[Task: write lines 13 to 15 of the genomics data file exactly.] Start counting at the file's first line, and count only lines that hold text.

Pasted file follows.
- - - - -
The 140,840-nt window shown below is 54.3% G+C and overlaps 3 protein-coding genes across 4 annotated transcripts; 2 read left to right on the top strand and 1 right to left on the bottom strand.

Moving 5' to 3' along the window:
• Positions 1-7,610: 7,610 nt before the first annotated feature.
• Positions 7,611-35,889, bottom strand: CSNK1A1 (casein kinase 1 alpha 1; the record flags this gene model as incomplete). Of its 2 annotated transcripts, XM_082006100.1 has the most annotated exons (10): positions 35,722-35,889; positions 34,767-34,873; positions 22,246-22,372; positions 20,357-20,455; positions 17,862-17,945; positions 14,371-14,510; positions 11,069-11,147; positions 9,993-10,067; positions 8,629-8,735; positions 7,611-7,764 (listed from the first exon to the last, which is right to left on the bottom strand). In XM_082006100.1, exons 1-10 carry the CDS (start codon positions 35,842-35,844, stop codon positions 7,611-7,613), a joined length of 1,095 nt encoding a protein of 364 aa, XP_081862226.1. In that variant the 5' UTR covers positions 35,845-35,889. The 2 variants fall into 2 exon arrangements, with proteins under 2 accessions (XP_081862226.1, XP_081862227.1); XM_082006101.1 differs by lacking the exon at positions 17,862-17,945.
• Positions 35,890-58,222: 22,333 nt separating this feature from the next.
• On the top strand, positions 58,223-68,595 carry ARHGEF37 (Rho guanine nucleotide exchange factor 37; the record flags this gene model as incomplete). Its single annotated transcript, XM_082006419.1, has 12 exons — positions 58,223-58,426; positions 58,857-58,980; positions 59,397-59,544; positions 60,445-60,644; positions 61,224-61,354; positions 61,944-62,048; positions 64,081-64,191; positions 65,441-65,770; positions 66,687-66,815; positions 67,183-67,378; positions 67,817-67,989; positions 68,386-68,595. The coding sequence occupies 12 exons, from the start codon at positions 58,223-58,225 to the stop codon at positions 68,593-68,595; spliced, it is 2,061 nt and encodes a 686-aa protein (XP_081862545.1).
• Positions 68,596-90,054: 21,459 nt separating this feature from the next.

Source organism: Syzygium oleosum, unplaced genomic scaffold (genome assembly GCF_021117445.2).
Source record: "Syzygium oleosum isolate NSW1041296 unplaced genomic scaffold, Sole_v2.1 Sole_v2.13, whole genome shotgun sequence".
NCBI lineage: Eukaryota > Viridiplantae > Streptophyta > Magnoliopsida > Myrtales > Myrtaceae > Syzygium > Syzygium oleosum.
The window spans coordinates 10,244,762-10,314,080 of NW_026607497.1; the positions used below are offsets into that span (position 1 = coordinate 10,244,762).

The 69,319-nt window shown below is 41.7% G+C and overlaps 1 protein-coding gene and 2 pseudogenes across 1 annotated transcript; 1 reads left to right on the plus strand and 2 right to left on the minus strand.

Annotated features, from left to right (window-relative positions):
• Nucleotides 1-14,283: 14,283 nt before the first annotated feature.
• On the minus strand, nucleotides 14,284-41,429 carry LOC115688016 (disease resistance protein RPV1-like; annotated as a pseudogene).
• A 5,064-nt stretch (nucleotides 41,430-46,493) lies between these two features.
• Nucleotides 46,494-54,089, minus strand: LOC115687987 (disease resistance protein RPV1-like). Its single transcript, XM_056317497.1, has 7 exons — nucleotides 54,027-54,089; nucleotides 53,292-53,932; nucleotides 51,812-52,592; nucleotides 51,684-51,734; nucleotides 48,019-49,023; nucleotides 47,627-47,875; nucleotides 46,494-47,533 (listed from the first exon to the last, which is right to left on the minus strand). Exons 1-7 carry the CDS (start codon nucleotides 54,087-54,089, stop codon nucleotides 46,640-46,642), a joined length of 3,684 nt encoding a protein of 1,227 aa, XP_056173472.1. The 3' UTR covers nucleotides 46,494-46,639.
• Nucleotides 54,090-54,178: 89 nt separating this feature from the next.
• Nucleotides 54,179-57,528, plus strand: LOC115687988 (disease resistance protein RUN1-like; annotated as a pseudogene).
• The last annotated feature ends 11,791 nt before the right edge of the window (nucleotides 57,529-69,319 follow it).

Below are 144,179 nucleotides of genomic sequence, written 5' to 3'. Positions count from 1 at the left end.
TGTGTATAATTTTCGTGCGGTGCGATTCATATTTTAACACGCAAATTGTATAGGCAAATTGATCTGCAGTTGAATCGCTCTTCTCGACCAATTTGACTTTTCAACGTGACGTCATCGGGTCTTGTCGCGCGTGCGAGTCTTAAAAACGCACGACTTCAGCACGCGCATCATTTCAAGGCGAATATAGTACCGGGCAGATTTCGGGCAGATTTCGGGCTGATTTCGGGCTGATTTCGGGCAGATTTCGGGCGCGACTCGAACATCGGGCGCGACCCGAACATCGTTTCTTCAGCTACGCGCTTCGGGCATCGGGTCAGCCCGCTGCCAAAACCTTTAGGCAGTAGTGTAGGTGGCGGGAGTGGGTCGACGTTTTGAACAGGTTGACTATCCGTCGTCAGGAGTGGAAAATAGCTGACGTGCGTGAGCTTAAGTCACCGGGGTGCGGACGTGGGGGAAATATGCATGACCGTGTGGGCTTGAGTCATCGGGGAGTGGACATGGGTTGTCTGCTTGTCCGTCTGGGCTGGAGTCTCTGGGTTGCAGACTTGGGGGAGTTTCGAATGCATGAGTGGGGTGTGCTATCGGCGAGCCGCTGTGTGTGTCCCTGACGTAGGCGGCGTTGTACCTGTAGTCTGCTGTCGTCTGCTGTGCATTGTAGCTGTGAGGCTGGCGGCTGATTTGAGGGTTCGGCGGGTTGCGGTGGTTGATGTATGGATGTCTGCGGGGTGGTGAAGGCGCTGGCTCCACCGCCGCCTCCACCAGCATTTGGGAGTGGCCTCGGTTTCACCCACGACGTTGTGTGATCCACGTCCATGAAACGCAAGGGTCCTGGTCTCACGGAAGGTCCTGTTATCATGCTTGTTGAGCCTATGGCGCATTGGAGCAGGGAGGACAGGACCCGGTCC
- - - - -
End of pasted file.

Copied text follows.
Annotated features, from left to right (window-relative positions):
• Nucleotides 1-14,283: 14,283 nt before the first annotated feature.
• On the minus strand, nucleotides 14,284-41,429 carry LOC115688016 (disease resistance protein RPV1-like; annotated as a pseudogene).